Dems shouldn’t mess with Texas
There has been much ado lately about the Democratic Party‚Äôs new project to turn Texas blue. What‚Äôs lost on the liberals in D.C., California and Manhattan who will throw money at this futile effort, however, is that the Texas Republican Party is different and far stronger than its counterparts in other states. And it‚Äôs not just because the Lone Star State under Republican control has become the envy of the nation in terms of job creation and economic growth.
One reason Democrats think the GOP‚Äôs hold over Texas is so precarious is demographics. Latinos make up 38 percent of the state population, a portion that is projected to rise to more than 50 percent by 2030. Since GOP nominee Mitt Romney got a dismal 27 percent of the Latino vote in November, it seems intuitive that a growing Latino population would spell trouble for Republicans. Yet Texas Republicans have done far better with Latinos than Republicans nationally because their approach to immigration has not been the antagonistic sort offered by Republicans in California, Arizona and other states.
In 2001, Governor Rick Perry signed a bill that allows children brought to Texas by immigrant parents to receive in-state tuition if they have lived in Texas for three years, graduated high school and been admitted to a state public university. Romney‚Äôs vicious and shortsighted attacks on this law during the GOP primaries are widely credited with hurting him with Latino voters in the general election.
The scare tactics the Democratic National Committee used to win the Hispanic vote nationally will not be as effective in Texas ‚Äď where Republicans have enacted sensible policies and avoided bombastic rhetoric. Perry was re-elected with almost 40 percent of the Latino vote in 2010.
In fact, in June of last year, long before immigration was the issue du jour in Washington, D.C., the Texas GOP adopted a platform that included support for a guest-worker program. It‚Äôs worth noting that President Barack Obama opposed a guest-worker program at the behest of Big Labor when he was in the Senate.
It‚Äôs not just immigration where Texas is different. Education Secretary Arne Duncan stepped in it in 2011, when he claimed that class sizes in Texas have grown during Perry‚Äôs tenure as governor. In fact, they have shrunk over the past decade. The New York Times op-ed columnist Ross Douthat responded to Duncan‚Äôs false assertion by warning Democrats against attacking the Lone Star State‚Äôs education system. Surprisingly to many liberals, Texas schools do relatively well, according to the numbers.
Minority students do comparatively well in Texas, with Latino and black students outperforming their peers in others states. Looking at the 2009 National Assessment of Educational Progress exam results, Latino and black students in Texas outperformed Latino and black students nationally in both 4th and 8th grade in all subjects.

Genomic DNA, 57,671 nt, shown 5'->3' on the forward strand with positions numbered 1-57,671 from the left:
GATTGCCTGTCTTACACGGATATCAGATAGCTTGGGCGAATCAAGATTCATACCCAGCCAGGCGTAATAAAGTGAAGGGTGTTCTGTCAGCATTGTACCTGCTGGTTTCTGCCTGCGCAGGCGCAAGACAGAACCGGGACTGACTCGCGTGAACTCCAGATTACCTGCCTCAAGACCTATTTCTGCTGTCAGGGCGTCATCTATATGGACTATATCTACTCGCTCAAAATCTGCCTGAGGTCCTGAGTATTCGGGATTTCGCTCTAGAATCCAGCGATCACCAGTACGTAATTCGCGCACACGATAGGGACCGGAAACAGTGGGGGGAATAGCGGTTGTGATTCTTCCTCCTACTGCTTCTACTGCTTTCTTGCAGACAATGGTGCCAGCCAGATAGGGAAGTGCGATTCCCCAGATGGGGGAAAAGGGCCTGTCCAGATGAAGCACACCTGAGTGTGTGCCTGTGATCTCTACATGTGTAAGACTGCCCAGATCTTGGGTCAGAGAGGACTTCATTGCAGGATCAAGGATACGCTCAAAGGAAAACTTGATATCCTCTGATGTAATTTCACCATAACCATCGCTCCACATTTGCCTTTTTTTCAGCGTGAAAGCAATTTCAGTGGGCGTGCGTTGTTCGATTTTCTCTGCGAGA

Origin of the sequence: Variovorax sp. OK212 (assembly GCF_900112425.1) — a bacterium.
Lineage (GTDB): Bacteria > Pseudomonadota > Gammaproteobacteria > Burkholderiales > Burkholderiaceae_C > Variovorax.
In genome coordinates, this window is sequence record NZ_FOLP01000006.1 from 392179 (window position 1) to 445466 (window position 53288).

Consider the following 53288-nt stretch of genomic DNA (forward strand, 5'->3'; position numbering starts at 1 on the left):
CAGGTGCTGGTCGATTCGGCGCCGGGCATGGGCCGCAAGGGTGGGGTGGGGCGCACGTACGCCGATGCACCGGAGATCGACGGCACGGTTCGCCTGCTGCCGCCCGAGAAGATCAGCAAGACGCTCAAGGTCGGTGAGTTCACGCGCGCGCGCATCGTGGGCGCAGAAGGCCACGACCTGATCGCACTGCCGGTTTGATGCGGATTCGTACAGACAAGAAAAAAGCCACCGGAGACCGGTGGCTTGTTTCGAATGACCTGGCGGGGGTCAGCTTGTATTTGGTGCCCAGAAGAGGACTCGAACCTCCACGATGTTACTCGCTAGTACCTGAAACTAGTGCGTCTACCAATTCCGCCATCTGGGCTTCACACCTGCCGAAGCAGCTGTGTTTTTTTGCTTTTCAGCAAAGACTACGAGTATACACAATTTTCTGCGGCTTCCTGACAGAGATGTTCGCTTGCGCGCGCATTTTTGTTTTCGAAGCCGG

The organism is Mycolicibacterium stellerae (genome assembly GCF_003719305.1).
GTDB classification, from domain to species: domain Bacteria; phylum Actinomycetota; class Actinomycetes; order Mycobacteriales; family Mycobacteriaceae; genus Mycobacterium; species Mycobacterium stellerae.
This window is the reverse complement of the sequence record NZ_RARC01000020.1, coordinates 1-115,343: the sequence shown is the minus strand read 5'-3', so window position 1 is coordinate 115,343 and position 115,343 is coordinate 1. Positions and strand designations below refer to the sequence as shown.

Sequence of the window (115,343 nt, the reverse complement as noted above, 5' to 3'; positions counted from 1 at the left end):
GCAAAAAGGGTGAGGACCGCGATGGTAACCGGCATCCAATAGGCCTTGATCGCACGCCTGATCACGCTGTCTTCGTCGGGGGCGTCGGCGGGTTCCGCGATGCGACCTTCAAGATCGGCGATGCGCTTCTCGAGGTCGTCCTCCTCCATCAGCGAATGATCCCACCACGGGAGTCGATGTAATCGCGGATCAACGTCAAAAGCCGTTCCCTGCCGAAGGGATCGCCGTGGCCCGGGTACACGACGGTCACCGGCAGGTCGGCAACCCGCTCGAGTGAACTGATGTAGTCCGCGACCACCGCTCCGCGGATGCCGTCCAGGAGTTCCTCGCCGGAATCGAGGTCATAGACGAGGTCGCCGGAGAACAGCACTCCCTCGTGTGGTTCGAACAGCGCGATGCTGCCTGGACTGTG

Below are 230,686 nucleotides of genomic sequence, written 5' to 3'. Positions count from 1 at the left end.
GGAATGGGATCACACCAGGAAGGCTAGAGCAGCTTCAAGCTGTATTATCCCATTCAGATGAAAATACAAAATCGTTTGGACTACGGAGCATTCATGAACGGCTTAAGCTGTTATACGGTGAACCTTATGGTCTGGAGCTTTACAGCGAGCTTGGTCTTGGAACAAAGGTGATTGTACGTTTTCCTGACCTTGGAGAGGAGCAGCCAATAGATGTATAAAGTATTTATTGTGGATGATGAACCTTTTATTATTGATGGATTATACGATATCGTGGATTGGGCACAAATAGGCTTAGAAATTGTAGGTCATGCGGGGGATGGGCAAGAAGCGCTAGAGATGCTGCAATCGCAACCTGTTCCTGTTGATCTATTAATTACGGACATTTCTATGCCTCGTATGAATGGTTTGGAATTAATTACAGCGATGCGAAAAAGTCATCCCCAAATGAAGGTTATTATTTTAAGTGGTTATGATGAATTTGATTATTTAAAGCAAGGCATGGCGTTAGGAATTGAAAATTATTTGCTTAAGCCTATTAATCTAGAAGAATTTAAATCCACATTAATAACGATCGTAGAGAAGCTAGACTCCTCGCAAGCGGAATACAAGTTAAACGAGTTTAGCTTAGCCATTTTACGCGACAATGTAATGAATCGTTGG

Also making Texas less amenable to the left‚Äôs scare tactics is the fact that the education gap between white students and minorities is smaller in Republican-controlled Texas than it is nationally. Democrats who are so obsessed with equality should be looking to learn from the Texas model rather than tear it down.
The Texas experience also challenges the notion that Republicans take a lock-‚Äôem-up approach to criminal justice. The state has been the national leader in the shift from tough-on-crime to smart-on-crime policies ‚ÄĎ yielding savings for taxpayers while improving safety and reducing jail time. Such reforms are all the more important for minority communities, which have disproportionately high incarceration rates.
In 2003, Texas legislators passed a law mandating that all non-dealer drug offenders convicted for possession of less than a gram be sentenced to probation instead of jail time. Legislators subsequently passed other meaningful cost-saving sentencing reforms as well. Even with this, by 2007 the Texas Legislative Budget Board projected that the state would need more than 17,000 new prison beds by 2012. Rejecting this costly fate, state lawmakers passed further reforms, using alternatives to incarceration to save taxpayers more than $2 billion.
‚ÄúThe budget adopted in 2007 represented a historic shift,‚ÄĚ said Marc Levin, director of the Texas Public Policy Foundation‚Äôs Center for Justice. The difference, according to Levin, was ‚Äúin lieu of building more prisons, policymakers allocated $241 million for residential and non-residential treatment-oriented programs for non-violent offenders, along with enhancing in-prison treatment programs.‚ÄĚ
These reforms have been so successful that rather than expand capacity, as had been projected, the state was able to close a prison in 2011 for the first time in its history. That structure had an appraised value of $30 million and an estimated redeveloped taxable value of $242 million.
While Louisiana Governor Bobby Jindal recently called on Republicans to get smart, Texas has already shown how Republicans can champion smart reforms that are good policy and good politics ‚ÄĎ- with an agenda that is not commonly associated with Republicans. Democrats‚Äô hopes for taking over Austin are built on a misunderstanding of Texans and Texas politics. Expect the Lone Star state to remain solidly red.
PHOTO: Texas Governor Rick Perry makes a point at the Conservative Political Action conference (CPAC) in Washington, February 11, 2011. REUTERS/Jonathan Ernst